In May, Rolling Stone published an article about Laura Jane Grace. You may know her as Tom Gabel, the frontperson for the “aggro-political punk crew” Against Me! (http://www.rollingstone.com/music/news/the-secret-life-of-transgender-rocker-tom-gabel-20120531)
As journalist Josh Eells writes, Tom “has always known he was really a woman. Now he’s becoming one.”
Here’s Laura Jane talking about what led her to transition to life as a woman:
“The cliché [about gender dysmorphia] is that you’re a woman trapped in a man’s body, but it’s not that simple. It’s a feeling of detachment from your body and from yourself. And it’s shitty, man. It’s really fucking shitty.”
… Even today, Gabel can’t look at his reflection in the mirror without being disgusted by the parts that look male: his Adam’s apple, his square jaw, his shoulders, his hips. Back [when he was a teenager], the only way he knew how to cope was to cross-dress: “Just the act of looking in the mirror while presenting femme is immediately calming,” he says.
As I read Grace’s (nee Gabel) story, I thought back to a scene in the movie The Visitor, in which an older white college professor befriends a younger immigrant couple when he finds they’ve been living in his pied-à-terre in the city. As I recall, when the younger man gets locked up in a detention center for lack of immigration papers, the professor visits him and says that he understands the young man’s situation.
While the details are blurry, that scene sticks with me because I felt the professor’s yearning to understand, his ability to feel for the younger man’s plight and the simultaneous truth that the professor didn’t really understand. Not because he didn’t care or wasn’t trying, but because the circumstances were simply inconceivable for a person of his identities, status and privilege.
Of course the professor could understand fear, anger and helplessness. As a widower, he had his own experience of these emotions. But could he really comprehend having had to flee your home and seek refuge in a country where everyday you live in fear of being caught–until the day you do, and then you wait in another, more acute fear, alone and without your loved one as you wait for your inevitable, imminent deportation?
I felt like the professor when I read Laura Jane Grace’s story. While I felt for her, I realized that I didn’t really get what she had been and was still going through: cocooned in the privilege of strong resonance between my sex and gender, unfathomable isn’t too strong a word to use, even as I feel sadness, pain, anger and joy at the love and acceptance she found in her closest relationships. (Highlights: Laura Jane’s bandmates plan “to start working out, so that if anyones messed with [her] they’d be able to throw down.” And Laura Jane’s wife Heather reacts to her partner’s disclosure with: “Of all the things you could have told me, that is the least worst” and a hug.)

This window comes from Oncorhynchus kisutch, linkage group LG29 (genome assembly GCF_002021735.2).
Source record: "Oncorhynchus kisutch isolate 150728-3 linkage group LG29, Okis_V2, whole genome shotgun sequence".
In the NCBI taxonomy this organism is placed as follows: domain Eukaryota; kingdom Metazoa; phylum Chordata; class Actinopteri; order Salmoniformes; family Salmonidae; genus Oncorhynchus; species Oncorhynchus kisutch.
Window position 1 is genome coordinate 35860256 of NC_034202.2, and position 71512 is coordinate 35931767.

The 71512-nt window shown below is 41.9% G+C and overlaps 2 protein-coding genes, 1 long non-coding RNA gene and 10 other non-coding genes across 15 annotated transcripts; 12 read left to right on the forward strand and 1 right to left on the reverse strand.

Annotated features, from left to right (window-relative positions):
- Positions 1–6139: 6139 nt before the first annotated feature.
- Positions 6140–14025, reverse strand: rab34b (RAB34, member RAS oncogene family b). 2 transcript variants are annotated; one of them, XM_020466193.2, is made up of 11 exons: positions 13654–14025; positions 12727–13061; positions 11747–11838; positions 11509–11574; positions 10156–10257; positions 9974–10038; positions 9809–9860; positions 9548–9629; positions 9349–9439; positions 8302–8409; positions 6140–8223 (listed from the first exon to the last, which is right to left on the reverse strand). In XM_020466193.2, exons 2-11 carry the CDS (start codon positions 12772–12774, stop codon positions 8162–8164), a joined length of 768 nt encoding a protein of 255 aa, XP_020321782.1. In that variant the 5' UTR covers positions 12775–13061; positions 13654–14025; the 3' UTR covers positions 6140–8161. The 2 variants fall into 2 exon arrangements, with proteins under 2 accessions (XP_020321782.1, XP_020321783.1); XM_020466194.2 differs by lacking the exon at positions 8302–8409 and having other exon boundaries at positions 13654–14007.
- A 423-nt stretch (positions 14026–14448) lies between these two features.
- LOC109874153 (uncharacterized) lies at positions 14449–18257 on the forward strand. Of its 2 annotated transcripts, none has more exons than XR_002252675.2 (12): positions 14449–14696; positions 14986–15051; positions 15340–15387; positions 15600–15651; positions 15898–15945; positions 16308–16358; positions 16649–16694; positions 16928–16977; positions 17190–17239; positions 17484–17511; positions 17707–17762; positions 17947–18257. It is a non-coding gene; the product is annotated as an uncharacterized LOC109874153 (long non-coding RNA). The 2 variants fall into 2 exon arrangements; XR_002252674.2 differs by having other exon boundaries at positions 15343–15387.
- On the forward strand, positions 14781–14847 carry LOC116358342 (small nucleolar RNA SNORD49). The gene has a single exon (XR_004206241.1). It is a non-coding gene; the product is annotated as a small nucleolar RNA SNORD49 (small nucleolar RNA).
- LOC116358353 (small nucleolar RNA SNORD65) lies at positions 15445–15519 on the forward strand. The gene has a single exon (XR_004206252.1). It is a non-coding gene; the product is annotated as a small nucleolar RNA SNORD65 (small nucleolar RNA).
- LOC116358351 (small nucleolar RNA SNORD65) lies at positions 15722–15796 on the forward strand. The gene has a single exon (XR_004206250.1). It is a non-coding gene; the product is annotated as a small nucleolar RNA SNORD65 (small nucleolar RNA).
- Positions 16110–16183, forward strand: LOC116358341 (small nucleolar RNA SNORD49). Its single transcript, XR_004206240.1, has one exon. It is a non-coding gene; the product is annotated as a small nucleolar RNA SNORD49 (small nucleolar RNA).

As I write this, I can hear the protest: “But you do, Alison. You do get it,” offered as if I shouldn’t beat myself up for not being able to truly empathize with Laura Jane (empathy, as opposed to sympathy, meaning feeling with someone because you’ve gone through it yourself, rather than just for them from a safe distance). In the Olympics of compassion, empathy gets the gold, sympathy a distant silver, and pity is the disreputable bronze.
But I think we’re too quick to claim empathy, because we regard it as the most genuine and noble of the trio (as if there isn’t something noble in pity–consider the alternatives: feeling contempt or numbness). And in our claim to empathy, I think we actually demonstrate a lack of respect, consideration and humility. Yes, we are all human. And we are unique. And we identify and are identified as members of larger groups (women, men, transgender women, transgender men) that share experiences that aren’t necessarily exclusive, even while they are shaped for entire groups of us–not just uniquely for each individual.
Claiming that you get someone else’s experience, while it may be shorthand for support, can also be an act of appropriation. Saying that I totally understand Laura Jane’s fear, isolation and struggle requires that I erase what I don’t comprehend and fill in the incomprehensible with my own details, making her story about me and my need to be able to relate. Ironically, in the very act of trying to connect and relate, I make her conform to me.
Expending all of our energy trying to reconcile and own what other people say makes it hard for us to listen, recognize our own biases and engage people as who they are, rather than who we need them to be. What I advise folks in my workshops is to tap their “yes, and…” minds. In part, this means that you don’t have to agree with or get what everyone else is saying. You just have to allow for other perspectives, unfathomable as they may be to you, and accept that they are as valid and real as your own.